any luck, this time the Fed chief wont have to cut too much further
and we can get what is ultimately desired: a Fed that does no widespread tinkering
and just suggests limited regulationor regulateswhen a market
gets out of line.
me about George Bush: I have a secret. I voted
for George Bush the first time. So did my very good friend and successful investor/businessman,
Dan Good. Dan is also ultra-conservative, disdainful of left-wing causes and
an unbeliever in climate change. He and I disagree on many things. Yesterday,
he emailed me (and his 1,000 closest email buddies), his latest analysis of
Bush. I keep away from politics. But Dan's piece is good analysis:
Bush is a good
man, sincere and smart. But he has a dominating naive dimension and is more
black and white than gray. He can't deal with nuance and sees the world through
a benevolent Christian lens. He lacks a deep understanding of vicissitudes
and varieties of human nature and cultures which has led to a misreading of
the Iraq situation and probably of the entire Middle East. A case in point,
is the late revelation about the importance of tribes and sheiks in Iraq.
It wasn't so much that Bush and his advisors weren't prepared for the War's
aftermath, it was that they naively prepared for the wrong outcome.
The Neocons ( not meaning only conservative Jews but more broadly speaking,
including Rumsfeld) published their now famous paper in the late nineties
about how to deal with the growing threat of terrorism and Bush took this
as gospel. It was in response to what the group perceived ( and rightly so)
that the Clinton Administration was ineffective in dealing with the current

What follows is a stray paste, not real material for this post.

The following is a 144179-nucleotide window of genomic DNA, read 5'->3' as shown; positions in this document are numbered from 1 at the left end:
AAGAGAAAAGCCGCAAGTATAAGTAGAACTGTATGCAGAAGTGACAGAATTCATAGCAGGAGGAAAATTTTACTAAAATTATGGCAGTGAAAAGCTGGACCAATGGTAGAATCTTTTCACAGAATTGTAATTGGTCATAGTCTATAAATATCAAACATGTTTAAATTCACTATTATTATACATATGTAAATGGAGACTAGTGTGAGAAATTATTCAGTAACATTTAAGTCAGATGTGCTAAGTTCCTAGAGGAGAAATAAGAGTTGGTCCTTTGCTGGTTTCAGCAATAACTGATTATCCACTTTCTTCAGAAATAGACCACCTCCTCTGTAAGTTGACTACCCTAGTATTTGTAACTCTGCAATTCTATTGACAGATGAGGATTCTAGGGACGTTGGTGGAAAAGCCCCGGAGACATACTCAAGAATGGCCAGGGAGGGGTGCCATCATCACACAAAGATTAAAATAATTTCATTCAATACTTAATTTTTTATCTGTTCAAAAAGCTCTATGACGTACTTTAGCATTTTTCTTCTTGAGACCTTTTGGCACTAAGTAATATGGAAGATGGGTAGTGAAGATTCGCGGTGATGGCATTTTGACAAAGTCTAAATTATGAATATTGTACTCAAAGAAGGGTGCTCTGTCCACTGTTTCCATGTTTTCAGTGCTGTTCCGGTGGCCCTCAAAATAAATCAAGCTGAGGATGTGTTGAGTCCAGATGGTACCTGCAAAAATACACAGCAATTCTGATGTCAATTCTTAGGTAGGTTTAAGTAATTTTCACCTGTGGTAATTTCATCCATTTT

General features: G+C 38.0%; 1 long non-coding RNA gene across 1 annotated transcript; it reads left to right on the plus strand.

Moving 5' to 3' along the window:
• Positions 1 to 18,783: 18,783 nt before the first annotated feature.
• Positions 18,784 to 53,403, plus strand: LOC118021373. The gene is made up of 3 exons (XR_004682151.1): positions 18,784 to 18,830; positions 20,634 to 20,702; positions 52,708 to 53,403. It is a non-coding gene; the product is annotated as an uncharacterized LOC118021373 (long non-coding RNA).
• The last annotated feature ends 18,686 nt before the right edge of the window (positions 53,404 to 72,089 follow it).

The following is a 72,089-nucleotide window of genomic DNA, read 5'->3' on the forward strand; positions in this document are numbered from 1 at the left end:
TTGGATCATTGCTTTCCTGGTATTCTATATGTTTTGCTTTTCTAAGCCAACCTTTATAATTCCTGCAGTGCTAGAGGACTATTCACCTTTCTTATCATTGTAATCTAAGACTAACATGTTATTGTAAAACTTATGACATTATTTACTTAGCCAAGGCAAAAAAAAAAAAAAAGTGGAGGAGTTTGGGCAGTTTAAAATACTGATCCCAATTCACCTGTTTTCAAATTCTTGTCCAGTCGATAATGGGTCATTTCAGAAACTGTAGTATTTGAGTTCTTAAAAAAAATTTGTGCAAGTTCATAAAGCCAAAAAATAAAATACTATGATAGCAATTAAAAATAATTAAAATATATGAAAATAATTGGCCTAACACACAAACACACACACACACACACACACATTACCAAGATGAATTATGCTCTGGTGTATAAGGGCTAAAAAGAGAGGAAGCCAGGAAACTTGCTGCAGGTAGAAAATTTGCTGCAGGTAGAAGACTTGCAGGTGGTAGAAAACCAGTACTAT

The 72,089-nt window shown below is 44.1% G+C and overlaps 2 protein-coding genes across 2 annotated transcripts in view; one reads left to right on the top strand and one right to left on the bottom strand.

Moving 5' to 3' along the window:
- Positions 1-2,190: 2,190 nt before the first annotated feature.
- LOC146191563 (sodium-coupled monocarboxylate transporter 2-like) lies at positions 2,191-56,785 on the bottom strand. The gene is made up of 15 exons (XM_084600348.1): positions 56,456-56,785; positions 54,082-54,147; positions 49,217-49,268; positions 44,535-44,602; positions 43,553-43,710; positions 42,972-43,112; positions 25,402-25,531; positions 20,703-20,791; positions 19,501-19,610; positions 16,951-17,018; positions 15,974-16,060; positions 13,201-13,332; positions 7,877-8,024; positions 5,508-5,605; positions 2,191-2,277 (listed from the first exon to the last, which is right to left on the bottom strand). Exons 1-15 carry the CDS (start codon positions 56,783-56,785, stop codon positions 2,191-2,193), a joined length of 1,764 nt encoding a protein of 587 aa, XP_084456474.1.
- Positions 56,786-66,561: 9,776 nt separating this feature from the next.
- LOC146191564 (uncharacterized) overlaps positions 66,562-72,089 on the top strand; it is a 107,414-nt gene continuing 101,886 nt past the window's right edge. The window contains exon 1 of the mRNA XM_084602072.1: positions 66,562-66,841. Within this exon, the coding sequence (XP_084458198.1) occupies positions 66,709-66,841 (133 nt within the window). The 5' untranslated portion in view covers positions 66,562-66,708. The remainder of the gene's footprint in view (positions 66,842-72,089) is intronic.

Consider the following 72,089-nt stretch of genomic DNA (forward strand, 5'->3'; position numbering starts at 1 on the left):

and present terrorist danger and was actually reducing our capability to confront
it effectively (witness severe reductions in funding for the military and
intelligence communities during his terms). Their policy manifesto was really
more an outline for war, than a roadmap on how to realistically deal with
the consequences of action. Bush was intrigued with these ideas and when he
won in 2000, they were recruited and went into action. They probably could
have been contained had 911 not occurred, but they were unleashed when it
did. In deference to them, a mighty war machine, technology based, was created
and put to work. We know the outcome and its successes but the aftermath it
created has been a disaster. We are only now starting to understand the cultural
problem and complications and luckily, perhaps, some insightful people are
now emerging as influential.
Bush has no
choice but to pay attention to them and relegate his basic instincts to the
second chair. It might make good copy in the liberal media to conjure up all
kinds of reasons for past mistakes (Chalabi being one), but the fact remains
that we've got to realize that good intentions notwithstanding, we cannot
forcefully impose our views of freedom and democracy on the world, particularly